Mature trees are somewhat resistant to fire if the crown is not scorched, so some larger trees may survive low-severity fires and serve as a seed source . Western juniper first becomes dominant 30 to 50 years after fire . Reoccupation of a site occurs fairly slowly through dispersed seed [19,25].
Broad-scale Impacts of Fire
Western juniper foliage is not easily ignited and/or scorched when moist . Western junipers under 4 to 6 feet (1.2-1.8m) tall are readily killed by fire [64,17]. A more severe fire is necessary to kill taller trees .
Immediate Effect of Fire
Western juniper is a nonsprouter that is generally killed by severe fires . Younger trees have thin bark and are readily killed by surface fires . Older trees with thicker bark, little fuel near the stem, and higher foliage are moderately resistant to fire [38,87]. Fire may not carry in open stands of mature trees with sparse understory vegetation .
Tree without adventitious bud/root crown
Initial off-site colonizer (off-site, initial community)
Secondary colonizer - off-site seed
Young western junipers have thin bark and are readily killed by surface fires. "Older" trees with thicker bark are described as "moderately resistant" to fire . In general, the taller the juniper, the greater the severity of the fire required to kill it . Western juniper does not sprout . Reestablishment is through seed that is dispersed fairly slowly by water and animals.
FIRE REGIMES in western juniper communities: When fires occurred at 10 to 25 year intervals, western juniper was restricted to protected microsites . Belsky  reports that "at current levels of livestock grazing and fire control, western juniper woodlands represent the final phase of vegetative succession in parts of Oregon, California, and Idaho." In climax western juniper communities, all age classes are typically represented from seedlings to trees several hundred years in age .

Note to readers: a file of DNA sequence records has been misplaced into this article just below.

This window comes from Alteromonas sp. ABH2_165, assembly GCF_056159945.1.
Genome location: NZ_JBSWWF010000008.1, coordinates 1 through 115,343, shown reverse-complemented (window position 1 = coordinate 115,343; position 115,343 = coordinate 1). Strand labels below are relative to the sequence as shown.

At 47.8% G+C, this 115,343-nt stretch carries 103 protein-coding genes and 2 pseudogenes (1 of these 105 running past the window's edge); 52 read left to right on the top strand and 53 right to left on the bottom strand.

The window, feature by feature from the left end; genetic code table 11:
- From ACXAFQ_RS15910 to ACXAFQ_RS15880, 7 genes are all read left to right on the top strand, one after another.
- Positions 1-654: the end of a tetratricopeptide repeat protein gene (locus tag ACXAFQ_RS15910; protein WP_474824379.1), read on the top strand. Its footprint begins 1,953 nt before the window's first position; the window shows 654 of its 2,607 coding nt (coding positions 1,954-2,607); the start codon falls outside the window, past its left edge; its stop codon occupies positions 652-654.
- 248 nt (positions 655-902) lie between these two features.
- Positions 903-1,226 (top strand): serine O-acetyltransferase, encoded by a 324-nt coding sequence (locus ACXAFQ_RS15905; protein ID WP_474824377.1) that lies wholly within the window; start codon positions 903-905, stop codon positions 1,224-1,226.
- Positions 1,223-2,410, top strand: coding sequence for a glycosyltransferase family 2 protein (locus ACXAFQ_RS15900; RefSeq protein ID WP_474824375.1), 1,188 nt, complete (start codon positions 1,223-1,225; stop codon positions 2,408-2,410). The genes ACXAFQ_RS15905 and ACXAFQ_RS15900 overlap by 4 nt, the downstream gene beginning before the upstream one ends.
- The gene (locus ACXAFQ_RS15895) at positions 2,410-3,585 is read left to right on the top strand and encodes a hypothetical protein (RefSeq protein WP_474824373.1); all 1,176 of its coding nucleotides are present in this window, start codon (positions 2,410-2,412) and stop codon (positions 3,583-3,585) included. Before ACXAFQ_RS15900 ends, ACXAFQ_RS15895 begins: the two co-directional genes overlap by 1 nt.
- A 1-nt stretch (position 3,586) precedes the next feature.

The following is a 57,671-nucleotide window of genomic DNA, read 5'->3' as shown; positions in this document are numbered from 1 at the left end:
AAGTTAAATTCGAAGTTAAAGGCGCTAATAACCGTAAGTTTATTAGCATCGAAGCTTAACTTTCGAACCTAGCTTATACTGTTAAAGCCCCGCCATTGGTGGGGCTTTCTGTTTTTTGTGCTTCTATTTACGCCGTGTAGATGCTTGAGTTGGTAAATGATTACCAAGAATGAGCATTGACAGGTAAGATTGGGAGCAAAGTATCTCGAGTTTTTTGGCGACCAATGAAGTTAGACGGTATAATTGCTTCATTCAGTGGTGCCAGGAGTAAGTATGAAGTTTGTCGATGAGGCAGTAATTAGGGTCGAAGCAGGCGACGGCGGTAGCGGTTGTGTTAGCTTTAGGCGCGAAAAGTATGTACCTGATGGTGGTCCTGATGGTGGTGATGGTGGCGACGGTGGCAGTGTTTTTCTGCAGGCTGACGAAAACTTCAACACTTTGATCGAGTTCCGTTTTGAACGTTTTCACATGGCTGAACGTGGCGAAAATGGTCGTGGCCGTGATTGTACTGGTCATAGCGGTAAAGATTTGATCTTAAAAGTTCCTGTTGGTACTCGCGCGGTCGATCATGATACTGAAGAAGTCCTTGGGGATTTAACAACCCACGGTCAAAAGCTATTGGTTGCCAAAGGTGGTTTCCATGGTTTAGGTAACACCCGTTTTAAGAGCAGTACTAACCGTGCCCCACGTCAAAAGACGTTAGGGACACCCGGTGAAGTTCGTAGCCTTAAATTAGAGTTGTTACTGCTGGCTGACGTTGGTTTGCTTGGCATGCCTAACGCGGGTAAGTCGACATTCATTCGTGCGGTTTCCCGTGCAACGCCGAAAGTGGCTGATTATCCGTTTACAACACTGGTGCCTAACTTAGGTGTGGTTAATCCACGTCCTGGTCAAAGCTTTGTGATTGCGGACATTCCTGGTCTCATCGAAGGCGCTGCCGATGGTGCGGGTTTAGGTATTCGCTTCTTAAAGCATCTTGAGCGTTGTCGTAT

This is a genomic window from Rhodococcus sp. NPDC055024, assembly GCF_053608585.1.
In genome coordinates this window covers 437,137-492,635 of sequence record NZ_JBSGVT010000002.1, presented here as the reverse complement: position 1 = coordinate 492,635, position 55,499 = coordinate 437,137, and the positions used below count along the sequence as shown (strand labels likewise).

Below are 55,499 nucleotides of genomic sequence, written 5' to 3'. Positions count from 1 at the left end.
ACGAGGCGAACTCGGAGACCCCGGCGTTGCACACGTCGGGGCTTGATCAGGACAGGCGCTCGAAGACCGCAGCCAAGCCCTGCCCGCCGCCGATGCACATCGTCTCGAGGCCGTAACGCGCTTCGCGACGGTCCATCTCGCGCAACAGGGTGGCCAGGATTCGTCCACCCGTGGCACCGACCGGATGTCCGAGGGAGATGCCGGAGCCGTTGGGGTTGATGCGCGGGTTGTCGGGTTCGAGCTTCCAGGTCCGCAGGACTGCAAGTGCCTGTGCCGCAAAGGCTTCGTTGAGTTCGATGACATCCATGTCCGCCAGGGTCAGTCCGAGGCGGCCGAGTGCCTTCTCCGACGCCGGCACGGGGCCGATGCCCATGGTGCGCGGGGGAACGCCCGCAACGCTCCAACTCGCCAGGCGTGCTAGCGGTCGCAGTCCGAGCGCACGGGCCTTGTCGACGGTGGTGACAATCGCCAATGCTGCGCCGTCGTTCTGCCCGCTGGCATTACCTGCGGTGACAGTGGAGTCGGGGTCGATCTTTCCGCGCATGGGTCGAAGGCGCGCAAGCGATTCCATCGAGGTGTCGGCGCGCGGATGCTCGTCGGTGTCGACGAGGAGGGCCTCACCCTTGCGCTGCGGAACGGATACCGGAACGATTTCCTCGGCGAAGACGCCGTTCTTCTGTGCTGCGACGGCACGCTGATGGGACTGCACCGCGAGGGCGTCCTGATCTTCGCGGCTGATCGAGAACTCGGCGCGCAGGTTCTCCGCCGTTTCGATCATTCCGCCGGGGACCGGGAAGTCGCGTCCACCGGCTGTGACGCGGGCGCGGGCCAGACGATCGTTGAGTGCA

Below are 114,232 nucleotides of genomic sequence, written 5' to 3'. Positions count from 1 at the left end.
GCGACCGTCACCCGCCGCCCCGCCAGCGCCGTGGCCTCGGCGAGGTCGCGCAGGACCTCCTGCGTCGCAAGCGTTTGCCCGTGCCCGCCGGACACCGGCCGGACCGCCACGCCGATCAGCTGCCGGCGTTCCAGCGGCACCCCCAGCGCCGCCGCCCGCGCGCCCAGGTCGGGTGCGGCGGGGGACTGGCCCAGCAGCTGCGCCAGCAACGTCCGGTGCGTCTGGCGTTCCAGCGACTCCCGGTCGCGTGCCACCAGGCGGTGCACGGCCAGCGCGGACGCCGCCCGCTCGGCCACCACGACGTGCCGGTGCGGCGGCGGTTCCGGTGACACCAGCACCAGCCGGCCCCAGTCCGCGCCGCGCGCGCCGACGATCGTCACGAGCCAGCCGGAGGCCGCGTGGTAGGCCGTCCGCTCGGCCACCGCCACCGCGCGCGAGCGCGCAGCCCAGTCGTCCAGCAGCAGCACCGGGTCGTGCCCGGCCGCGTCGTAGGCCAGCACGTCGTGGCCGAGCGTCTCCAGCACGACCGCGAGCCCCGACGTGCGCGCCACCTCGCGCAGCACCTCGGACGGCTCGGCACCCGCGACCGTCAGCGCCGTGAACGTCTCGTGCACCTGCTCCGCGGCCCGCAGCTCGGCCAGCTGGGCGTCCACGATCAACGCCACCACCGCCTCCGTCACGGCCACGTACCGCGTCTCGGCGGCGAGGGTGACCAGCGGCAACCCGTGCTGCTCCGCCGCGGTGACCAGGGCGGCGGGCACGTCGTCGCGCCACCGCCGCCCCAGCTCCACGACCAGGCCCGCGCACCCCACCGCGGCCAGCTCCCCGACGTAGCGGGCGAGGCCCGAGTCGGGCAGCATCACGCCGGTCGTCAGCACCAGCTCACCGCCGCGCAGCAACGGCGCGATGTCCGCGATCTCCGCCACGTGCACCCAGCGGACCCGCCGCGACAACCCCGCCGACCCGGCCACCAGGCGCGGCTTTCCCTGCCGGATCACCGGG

Fire return intervals in western juniper communities range from 7 to 25 years to more than 100 years . Mean fire interval for western juniper within the Columbia River Basin is estimated at 52 years . Fire return intervals within western juniper communities have been reported as follows:
California: 7-17 years
southwestern Idaho: 25 years
Nevada: 15-20 years 
southwestern Oregon: < 20 years 
In western juniper woodlands of the San Bernardino Mountains of California, infrequent canopy fires produce a mosaic of fairly small scattered patches within uniform stands .